In step with the Vazhuvoor bani

Anwesha Das performing at Narada Gana Sabha, Chennai on December 19, 2018.

Anwesha Das performing at Narada Gana Sabha, Chennai on December 19, 2018.   | Photo Credit: K_V_Srinivasan

The Vazhuvoor bani that well-known Bharatanatyam dancer Urmila Sathyanarayanan and her Natya Sankalpaa Academy of Indian Classical Dance and Music follow, is heavy on dramatisation, uses the lasya style, which is softer, graceful movements, has a faster pace in adavus and footwork, and introduces leaps within the rhythmic sequences.

Ideally, this requires a dancer who is on top of her game in fitness and flexibility and one who is relatively uninhibited to emote in front of an audience. Up and coming Bharatanatyam dancer Anwesha Das, a student of Urmila, has developed these attributes admirably. Her recital celebrated high energy, perfect finishes and vivid portrayals.

Taking off from the strong nattuvangam (Saikripa Prasanna) and the equally strong and brisk percussive support (Guru Bharadwaj), Anwesha’s opening khanda-gati Mayura Alarippu was marked by strong and sharp movements. Saikripa’s flexible wrists with the cymbals and Guru’s unerring guidance provided impetus for Anwesha’s untiring execution of jathis in the Dhandayuthapani Pillai’s Kharaharapriya pada varnam, ‘Mohamaginen’. Every jathi was distinctive – the trikaala, the madhyama kaala with symbolic references to Siva, the rhythmically enjoyable tisra, and the alternating speeds in the last before the mukthayi swara passage.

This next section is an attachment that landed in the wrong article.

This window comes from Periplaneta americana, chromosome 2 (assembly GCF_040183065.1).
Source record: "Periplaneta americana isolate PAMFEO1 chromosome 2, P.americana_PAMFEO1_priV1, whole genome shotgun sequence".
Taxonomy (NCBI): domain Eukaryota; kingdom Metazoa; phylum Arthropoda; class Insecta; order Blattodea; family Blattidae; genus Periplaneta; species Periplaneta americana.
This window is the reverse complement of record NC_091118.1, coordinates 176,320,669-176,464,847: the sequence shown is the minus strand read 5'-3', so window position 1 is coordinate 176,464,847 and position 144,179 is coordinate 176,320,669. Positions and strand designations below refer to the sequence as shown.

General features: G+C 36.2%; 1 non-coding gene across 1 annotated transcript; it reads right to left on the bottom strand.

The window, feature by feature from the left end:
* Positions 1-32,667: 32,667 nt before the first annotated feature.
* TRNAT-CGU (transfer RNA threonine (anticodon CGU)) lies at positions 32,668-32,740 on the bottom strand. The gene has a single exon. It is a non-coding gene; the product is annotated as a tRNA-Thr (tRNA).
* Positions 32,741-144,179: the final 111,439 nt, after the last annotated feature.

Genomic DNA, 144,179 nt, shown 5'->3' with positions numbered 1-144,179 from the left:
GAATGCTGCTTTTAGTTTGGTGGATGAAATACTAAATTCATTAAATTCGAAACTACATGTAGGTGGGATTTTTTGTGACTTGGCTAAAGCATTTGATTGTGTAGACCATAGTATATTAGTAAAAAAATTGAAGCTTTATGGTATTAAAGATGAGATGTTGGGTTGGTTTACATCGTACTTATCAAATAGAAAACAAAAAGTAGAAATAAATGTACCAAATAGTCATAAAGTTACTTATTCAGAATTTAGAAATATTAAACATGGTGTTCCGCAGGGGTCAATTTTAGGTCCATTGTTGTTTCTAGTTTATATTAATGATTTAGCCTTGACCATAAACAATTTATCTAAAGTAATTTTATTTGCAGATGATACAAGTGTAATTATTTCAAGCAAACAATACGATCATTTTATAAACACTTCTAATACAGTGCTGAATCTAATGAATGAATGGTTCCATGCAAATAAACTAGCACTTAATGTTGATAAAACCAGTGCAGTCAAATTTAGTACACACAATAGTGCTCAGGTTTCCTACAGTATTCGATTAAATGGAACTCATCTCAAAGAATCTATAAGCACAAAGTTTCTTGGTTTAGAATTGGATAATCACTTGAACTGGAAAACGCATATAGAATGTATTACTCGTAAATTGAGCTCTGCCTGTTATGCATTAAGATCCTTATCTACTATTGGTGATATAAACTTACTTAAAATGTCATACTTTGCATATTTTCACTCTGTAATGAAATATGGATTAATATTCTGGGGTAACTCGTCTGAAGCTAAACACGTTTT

Anwesha’s timing was spot on, and in one instance, when after the tisra jathi, the anupallavi line, ‘Yogamigum ambalam thannil natanamaadum’ was delineated, a well-known Nataraja Pattu describing the Lord’s cosmic dance, ‘Maanaada Mazhuvaada’ in tisram was introduced. The transition from the 3-beat tisra to the 8-beat ‘Takita takita taka’ of the thattu mettu of the anupallavi was made without a blink, so to speak.

There was no wasted opportunity in the dramatisation, whether in the nritta or abhinaya of the varnam. The lovelorn maiden is reminded of her paramour through the five senses. Anwesha has matured in her role-play. Her best was the padam ‘Aduvum solluvaal’ (Saurashtram, Adi, Vaitheeswarankoil Subbarama Iyer) in which the heroine dismisses reports of another woman’s taunts, saying it is Muruga’s fault for showering wealth on a penniless woman which has fuelled her arrogance. R. Kalaiarasan (violin) and Binu (vocal)’s tunefulness gave it added impetus.

The dancer’s energy in the Brindavanasaranga thillana (Adi, Dr. Balamurali Krishna, choreographed by Guru K.J.Sarasa) was notable at the end of the 75-minute recital. The reassuring presence of her teacher, Urmila, who was the master of ceremonies, may have contributed to Anwesha’s confidence.

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Printable version | Aug 8, 2020 12:42:03 AM |

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